I was diagnosed with Tourette’s Syndrome on November 23rd, 2010 at the age of eight years old. I had already been experiencing symptoms of Tourette’s for around three years prior, however this was the first time me and my family had gone to see a neurologist to consult us on whether or not I actually had the syndrome. Growing up with Tourette’s was very challenging, and for a long time I was highly self-conscious about having the condition. For this reason, I did not tell anyone besides my family and very close friends about it for a long period of time. This unfortunately made it harder for me, because many of my peers and friends would notice my tics and call them out, but I would just attempt to play them off without actually telling them about my condition.
Although my tics were relatively mild compared to some other people with Tourette’s, they played and still play a big role in my life and my personal identity. Tics are an ongoing and constant thing everyday, and dealing with them can often be tiring. Some days are easier than others, and sometimes certain activities will either help to calm my tics or make them worse. For example, when I am playing soccer or exercising, I notice that the frequency of my tics decreases a very significant amount, sometimes to the extent of not even occurring at all. In contrast, if I am in a stressful situation or in a bad mood overall, I notice that my tics increase. I know that I will have Tourette’s for the rest of my life, however the comforting thing is that they only get easier with time, and the longer I have tics the longer I will be used to them and the ways to manage them.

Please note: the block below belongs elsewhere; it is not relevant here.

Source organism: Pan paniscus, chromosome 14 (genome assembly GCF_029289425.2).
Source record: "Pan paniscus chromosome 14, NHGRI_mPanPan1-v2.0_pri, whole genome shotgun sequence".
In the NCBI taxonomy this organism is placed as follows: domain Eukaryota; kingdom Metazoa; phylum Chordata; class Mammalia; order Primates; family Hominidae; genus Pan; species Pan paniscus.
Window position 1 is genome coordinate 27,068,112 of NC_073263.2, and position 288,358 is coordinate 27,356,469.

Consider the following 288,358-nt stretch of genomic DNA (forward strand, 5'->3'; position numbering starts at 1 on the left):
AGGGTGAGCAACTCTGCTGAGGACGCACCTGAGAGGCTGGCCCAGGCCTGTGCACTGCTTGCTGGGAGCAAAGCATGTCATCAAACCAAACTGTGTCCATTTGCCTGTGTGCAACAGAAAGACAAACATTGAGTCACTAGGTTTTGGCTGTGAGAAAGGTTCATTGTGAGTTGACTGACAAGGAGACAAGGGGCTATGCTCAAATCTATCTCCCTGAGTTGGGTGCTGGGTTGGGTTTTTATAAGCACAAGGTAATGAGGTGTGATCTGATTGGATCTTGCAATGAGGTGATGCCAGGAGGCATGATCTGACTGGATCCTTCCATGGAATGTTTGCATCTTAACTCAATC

One memorable experience would be a time in high school when I found out that one of my friends and soccer teammates also had Tourette’s Syndrome. I had been playing club and school soccer with this teammate since I was relatively young, but until this moment I had never known that he also dealt with Tourette’s. We were sitting in the bleachers before one of our away soccer games, and somehow the topic of Tourette’s came up, and my teammate expressed that he had the condition. I then chimed in and said how I also have Tourette’s, and we then talked about how it affects us with our other teammates. We were both happy and relieved to now know someone close to us who struggled from the same condition, and this was a very meaningful moment in my time growing up with Tourette’s.